In a decision dated April 19, 2011, the ALJ determined plaintiff to be not disabled. See AR 144-53. On October 6, 2011, the Appeals Council granted plaintiff's request for review of the denial of her application for SSI benefits, remanding the matter for further administrative proceedings. See AR 163-65. On remand, a hearing was held before a different ALJ on July 17, 2012, at which plaintiff, represented by counsel, appeared and testified, as did a medical expert and the same vocational expert. See AR 78-136. In a decision dated October 11, 2012, that ALJ found plaintiff to be not disabled as well. See AR 15-28.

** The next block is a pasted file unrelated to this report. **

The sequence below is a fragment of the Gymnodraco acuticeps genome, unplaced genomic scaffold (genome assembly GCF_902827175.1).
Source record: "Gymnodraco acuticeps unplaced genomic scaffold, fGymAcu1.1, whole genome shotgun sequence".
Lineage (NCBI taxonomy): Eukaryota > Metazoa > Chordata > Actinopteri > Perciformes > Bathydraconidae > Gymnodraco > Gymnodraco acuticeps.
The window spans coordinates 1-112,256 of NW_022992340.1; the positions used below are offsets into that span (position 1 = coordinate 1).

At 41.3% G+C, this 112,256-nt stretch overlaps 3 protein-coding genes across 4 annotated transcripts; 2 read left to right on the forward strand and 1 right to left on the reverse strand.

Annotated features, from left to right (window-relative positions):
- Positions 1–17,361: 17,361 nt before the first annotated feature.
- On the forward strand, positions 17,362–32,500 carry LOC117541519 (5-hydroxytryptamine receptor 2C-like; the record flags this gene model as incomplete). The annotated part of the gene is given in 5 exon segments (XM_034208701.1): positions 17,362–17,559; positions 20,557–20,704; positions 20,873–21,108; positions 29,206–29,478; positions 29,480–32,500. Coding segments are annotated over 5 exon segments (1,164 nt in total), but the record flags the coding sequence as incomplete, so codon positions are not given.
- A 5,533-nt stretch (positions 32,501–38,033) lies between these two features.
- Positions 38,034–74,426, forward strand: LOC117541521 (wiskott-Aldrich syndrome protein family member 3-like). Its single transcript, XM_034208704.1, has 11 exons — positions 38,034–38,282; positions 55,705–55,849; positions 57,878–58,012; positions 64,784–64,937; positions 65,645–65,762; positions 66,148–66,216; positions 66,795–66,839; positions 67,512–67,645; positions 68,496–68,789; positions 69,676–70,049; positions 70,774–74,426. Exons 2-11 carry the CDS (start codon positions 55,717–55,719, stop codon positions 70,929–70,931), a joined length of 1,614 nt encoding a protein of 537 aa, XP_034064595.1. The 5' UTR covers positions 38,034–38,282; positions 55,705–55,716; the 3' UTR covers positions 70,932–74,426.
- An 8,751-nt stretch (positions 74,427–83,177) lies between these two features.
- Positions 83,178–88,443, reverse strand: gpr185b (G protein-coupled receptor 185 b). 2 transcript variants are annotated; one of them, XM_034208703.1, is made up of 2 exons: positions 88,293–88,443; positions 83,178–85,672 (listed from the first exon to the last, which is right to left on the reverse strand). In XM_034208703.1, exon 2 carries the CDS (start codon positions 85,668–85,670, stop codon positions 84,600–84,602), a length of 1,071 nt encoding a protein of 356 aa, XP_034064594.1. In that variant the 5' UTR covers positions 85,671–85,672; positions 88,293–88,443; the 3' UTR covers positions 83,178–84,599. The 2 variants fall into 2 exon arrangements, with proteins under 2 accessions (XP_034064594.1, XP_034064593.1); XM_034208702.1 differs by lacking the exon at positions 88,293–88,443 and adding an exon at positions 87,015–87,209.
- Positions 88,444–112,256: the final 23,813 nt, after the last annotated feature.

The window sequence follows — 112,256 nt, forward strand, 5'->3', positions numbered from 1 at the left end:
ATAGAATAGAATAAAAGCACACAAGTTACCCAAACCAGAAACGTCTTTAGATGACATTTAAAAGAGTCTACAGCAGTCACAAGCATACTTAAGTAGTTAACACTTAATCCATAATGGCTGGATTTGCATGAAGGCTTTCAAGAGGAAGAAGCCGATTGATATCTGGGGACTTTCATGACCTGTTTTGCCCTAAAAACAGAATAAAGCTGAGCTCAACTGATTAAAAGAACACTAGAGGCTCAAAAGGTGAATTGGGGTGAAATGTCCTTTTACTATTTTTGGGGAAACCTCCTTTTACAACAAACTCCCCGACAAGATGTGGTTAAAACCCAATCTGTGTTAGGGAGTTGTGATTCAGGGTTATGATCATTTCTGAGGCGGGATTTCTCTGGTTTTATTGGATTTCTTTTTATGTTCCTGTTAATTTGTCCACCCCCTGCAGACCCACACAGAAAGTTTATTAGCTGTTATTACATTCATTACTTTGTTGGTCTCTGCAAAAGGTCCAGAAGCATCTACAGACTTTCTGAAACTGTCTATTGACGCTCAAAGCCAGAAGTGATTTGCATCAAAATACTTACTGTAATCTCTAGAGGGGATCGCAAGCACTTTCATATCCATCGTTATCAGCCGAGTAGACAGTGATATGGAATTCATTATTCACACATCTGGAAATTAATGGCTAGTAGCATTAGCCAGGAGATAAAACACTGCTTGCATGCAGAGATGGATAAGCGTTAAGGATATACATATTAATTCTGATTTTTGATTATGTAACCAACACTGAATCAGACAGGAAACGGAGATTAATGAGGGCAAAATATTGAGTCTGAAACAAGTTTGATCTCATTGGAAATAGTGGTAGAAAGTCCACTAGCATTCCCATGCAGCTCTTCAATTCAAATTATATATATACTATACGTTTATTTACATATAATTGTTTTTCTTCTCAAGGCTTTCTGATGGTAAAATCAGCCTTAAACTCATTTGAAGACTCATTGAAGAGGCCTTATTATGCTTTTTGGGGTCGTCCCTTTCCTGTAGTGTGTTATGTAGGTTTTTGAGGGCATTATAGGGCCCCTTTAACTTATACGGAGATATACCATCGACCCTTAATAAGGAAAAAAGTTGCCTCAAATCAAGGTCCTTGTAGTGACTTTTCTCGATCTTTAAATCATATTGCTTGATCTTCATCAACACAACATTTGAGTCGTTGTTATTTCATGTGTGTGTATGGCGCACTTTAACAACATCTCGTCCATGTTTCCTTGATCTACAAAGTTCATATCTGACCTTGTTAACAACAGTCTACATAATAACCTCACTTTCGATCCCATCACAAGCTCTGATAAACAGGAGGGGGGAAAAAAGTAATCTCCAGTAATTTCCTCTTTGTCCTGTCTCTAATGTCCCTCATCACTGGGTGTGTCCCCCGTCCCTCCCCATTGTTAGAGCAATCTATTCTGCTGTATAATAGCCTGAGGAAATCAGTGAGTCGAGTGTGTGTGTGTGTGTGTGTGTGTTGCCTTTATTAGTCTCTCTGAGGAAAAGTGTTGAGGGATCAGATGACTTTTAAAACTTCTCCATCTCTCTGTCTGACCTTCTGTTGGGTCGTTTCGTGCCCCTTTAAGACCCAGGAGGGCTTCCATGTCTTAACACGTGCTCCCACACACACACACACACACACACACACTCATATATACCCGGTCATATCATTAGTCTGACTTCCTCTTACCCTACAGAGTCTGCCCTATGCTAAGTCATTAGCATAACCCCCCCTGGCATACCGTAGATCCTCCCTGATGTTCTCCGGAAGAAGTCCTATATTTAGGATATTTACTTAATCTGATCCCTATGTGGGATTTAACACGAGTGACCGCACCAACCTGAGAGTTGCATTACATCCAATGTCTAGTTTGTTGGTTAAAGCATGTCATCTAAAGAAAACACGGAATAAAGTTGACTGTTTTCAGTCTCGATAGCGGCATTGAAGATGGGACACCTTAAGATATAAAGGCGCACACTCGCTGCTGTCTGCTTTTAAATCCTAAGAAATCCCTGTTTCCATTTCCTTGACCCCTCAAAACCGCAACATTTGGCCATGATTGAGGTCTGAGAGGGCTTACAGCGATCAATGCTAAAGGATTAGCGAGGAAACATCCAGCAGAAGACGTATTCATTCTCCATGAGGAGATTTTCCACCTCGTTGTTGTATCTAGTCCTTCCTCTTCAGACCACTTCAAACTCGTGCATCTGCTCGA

Plaintiff's request for review of the ALJ's decision was denied by the Appeals Council on March 28, 2014, making that decision the final decision of the Commissioner of Social Security (the "Commissioner"). See AR 1; 20 C.F.R. § 416.1481. On May 14, 2014, plaintiff filed a complaint in this Court seeking judicial review of the Commissioner's final decision. See Dkt. 3. The administrative record was filed with the Court on July 22, 2014. See Dkt. 10. The parties have completed their briefing, and thus this matter is now ripe for the Court's review.